It’s 2020, which means it is officially the year to tap into all topics that help us grow. So, grab your tea – let’s talk about mental health.
As much as the statistics about how many Latinos seek psychological help are alarming – only 33% of Latinos with mental illnesses see a therapist – there’s some hope, we just have to start by talking about it because it can affect us most prominently in our own households.
Think about how many individuals in Latino homes have suffered some kind of trauma due to unjust immigration policies, having to flee their country, or even having a family member being deported.
On My Block star Jessica Marie García is no stranger to this issue. She lived a horrifying reality watching her mother relive one of the traumas that still haunts her from childhood. García explained it really well in an Op-Ed for Refinery 29’s Somos vertical.
“As I sat in my privilege, I looked over at my mother who was now both stiff and trembling,” wrote the Cuban-Mexican-American star about an instance in which her mother got pulled over by the police. She was in the car with her mom. “I had never seen her like this. This was the same woman I had only seen cry twice in my entire life. The same woman constantly tearing down misogyny in her workplace. I saw the trauma that she never spoke to me about; trauma she blanketed as ‘strength.’ She was triggered by this police officer and I already knew why.”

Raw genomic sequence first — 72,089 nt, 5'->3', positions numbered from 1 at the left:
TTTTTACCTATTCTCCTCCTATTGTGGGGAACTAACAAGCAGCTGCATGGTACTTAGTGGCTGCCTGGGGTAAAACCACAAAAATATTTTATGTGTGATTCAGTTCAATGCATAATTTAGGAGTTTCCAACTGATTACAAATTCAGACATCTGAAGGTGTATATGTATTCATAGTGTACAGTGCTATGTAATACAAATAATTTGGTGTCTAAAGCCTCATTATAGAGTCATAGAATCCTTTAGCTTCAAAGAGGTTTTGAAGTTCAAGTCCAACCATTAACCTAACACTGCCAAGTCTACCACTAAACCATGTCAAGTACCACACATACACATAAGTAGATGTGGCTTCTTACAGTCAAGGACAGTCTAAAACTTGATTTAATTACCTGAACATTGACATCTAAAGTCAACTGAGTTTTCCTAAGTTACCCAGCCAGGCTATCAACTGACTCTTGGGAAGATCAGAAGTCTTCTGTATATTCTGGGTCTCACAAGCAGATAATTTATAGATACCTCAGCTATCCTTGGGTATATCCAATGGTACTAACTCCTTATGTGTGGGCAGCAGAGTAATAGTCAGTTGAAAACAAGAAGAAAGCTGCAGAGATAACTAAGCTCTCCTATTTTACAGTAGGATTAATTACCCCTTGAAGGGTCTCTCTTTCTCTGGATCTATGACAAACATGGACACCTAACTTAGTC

“There are only about 5,000 psychologists in the United States who are Hispanic, representing just 5% of all psychologists,” García writes. “Who wants to confide in someone who doesn’t understand you?”
Privacy concerns, stigma, legal status, misunderstanding, and lots of misinformation are some of the reasons why Latinos don’t seek professional advice.
"My current team culture is amazing because we are like family to each other,” shares Cameron Martin, Mental Health…
“I know my mother would have benefited enormously if she had sought out therapy after the living nightmares she experienced during her childhood, especially the separation from her father.”
In her search for Latinx community aid, García referred her readers to the Todo Por Mi Familia’s initiative, which helps families navigate the process of finding counseling, especially for immigrant parents and children that have been separated at the U.S. border.
Si su familia está en busca de servicios, llame a la línea gratuita y confidencial de Seneca al 844-529-3327. Para obtener más información sobre Todo Por Mi Familia, envíe un correo electrónico a [email protected].